The Syrian conflict has reached its fifth year, but the European aspect of the refugee crisis it generated has dominated news headlines since the summer of 2015. Numerous academic panels have been convened to discuss how the European Union is (not) coping with its increasing numbers of asylum seekers. A supra-national entity of 500 million, the E.U. is up in arms at the 1 million Syrian refugees who entered its borders last year. To put this in perspective, that’s about the same number of Syrian refugees currently in Lebanon, a country of just 4.5 million. While the Middle East and North Africa (MENA) region currently hosts around 4.8 million Syrian refugees alone (not to mention Iraqi, Palestinian and many others), they are treated more as passive refugee-hosting vessels than as actors with their own interests.
Hosting refugees is not easy, logistically or politically; the E.U. has made this abundantly clear. MENA host communities are already struggling with myriad challenges including recent regime upheaval and ongoing ethnic and sectarian conflict. Foisting the responsibility of hosting hundreds of thousands of refugees onto states such as Jordan and Egypt with the assumption they are intrinsically willing and able to care for them is a seriously misguided case of passing the buck. Shoving money at states such as Turkey in the hopes of making the problem go away while turning a blind eye to how that money is spent is equally thorny.
Because refugee displacement has largely been framed as a European challenge by European actors, major MENA refugee-hosting states have fallen outside conversations on durable solutions. When the E.U. does give MENA states a seat at the table, such as in recent negotiations with Turkey, its strategy involves pledging money and making impracticable promises in the hope the problem will disappear without adequately considering the challenges the states and the refugees they host will face.
Based on our fieldwork conducted in Turkey, Jordan and Egypt, we argue that MENA host states must be taken seriously as actors with specific stakes in the refugee system. Acknowledging these stakes, and the complex internal dynamics that shape them, will help develop a more broadly internationalrefugee regime that addresses the needs of refugees and host communities alike.
Turkey has taken responsibility for by far the largest number of refugees: about 3 million. Like Lebanon, Turkey already struggles with perceived cleavages along ethnic, sectarian and other identity lines. Also like Lebanon and its influx of Palestinian refugees, Turkey has faced repeated demographic destabilizations in hosting refugees fleeing violence in neighboring countries such as Bulgaria and Iraq. The challenges of incorporating millions of Syrian refugees into Turkey’s already contentious social fabric need serious attention.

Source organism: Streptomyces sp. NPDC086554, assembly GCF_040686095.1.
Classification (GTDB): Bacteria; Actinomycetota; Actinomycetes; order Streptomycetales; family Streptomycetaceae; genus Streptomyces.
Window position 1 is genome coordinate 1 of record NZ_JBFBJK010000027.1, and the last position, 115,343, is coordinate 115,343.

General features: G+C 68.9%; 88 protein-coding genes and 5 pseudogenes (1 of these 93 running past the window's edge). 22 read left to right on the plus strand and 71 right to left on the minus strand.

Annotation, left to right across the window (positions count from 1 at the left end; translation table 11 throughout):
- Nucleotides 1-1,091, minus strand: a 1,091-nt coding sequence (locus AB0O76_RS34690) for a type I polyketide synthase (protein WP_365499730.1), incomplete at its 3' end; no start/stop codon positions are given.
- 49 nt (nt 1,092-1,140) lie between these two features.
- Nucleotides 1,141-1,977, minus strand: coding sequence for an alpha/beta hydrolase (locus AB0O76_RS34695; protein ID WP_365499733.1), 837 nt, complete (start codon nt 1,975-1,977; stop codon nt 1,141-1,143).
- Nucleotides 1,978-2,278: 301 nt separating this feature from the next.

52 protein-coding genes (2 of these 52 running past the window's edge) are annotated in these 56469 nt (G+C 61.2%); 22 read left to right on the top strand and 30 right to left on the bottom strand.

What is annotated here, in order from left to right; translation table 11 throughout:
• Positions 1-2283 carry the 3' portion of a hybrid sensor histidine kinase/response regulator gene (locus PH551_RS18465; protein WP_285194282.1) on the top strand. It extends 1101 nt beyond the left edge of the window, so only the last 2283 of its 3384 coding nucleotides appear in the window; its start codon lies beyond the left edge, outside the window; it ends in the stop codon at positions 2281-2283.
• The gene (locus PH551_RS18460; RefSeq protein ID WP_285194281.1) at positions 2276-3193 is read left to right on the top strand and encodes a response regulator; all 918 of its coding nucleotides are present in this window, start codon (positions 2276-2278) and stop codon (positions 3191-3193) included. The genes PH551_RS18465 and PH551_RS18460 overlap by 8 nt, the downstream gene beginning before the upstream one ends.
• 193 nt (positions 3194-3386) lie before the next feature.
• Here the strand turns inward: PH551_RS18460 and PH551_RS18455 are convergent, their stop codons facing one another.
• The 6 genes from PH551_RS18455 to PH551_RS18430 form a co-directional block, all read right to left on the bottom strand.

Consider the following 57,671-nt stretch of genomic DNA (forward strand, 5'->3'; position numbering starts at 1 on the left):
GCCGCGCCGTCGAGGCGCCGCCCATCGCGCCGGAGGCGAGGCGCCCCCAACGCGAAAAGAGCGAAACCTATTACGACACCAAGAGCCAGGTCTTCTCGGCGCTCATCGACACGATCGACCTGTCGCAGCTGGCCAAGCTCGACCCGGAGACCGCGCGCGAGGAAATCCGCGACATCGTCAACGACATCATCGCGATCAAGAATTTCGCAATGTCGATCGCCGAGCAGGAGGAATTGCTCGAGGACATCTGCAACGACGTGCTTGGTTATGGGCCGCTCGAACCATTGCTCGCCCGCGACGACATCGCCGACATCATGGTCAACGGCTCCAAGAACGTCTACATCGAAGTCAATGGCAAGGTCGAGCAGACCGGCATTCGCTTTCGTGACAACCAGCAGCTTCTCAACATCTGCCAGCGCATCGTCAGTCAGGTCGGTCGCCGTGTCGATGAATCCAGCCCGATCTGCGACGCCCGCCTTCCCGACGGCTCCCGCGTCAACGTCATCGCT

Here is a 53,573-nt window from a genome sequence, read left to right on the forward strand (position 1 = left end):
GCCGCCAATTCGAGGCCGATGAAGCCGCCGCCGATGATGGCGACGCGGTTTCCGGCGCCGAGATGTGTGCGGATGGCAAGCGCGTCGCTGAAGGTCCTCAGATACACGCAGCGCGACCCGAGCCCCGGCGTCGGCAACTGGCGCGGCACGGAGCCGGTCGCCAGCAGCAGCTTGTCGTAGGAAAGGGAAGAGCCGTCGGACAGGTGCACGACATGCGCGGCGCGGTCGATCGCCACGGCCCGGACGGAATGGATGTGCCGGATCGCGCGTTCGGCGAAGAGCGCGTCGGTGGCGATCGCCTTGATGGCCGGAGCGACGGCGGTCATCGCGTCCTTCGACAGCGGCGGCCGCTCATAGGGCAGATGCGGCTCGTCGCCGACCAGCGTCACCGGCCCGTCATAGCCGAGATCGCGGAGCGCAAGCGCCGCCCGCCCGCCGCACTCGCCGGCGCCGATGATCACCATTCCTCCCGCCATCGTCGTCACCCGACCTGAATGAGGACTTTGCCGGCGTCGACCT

While policies enacted by Turkey’s governing Justice and Development Party (AKP) can be criticized as increasingly authoritarian at home and aggressive abroad, Turkey’s response to rising numbers of refugees was commendable. Initially eschewing international support to prove Turkey could handle the influx of refugees without the West via an open-door, “zero problems with neighbors” policy, AKP leaders proudly welcomed refugees as Muslim coreligionists, spending billions of dollars to host them in generally well-run tent cities. When it became clear, however, that an end to the Syrian crisis was nowhere in sight, the AKP government turned to the international community for assistance.
Turkey’s recent “1-for-1” deal with the E.U., in which Syrian refugees entering Greece will be swapped for an equal number of Syrians already in Turkey’s refugee camps, can best be understood as “opportunistic transactionalism.” In exchange for agreeing to host Syrians sent back to its territory, Turkey will supposedly receive billions in European aid along with reinvigorated visa liberalization and E.U. accession processes.
The deal is legally dubious; it appears to violate international humanitarian law’s prohibitions on mass deportations and insistence that refugees be returned to safe third countries. Equally worrisome, the deal is structured around the morally dubious practice of burden-shifting. In doing so, the E.U. essentially pays Turkey to deal with a problem of which its member states would prefer to wash their hands — when in reality its member states are much better equipped to engage in burden-sharing than its MENA neighbors. An agreement that commits member states to host numbers of refugees proportionate to their populations may be politically challenging, especially given the reactionary rise of ultra-right nationalist parties in some states, but is by no means infeasible.
In the future, treating Turkey as an equal partner rather than as a holding tank means keeping the AKP accountable for its end of the bargain. Turkey’s worryingly erratic and bullish president, Recep Tayyip Erdogan, threatened to send busloads of refugees to Europe if his financial demands were not met during E.U. negotiations, casting serious doubt on Turkey’s commitment to the refugees’ well-being.
Jordan: ‘Host community fatigue’
For almost 70 years, Jordan has accepted generations of refugees from the Palestinian territories, Iraq and Syria. The United Nations High Commissioner for Refugees (UNHCR) indicates that 638,000 Syrian refugees live in Jordan; official Jordanian statistics put the number at 1.3 million.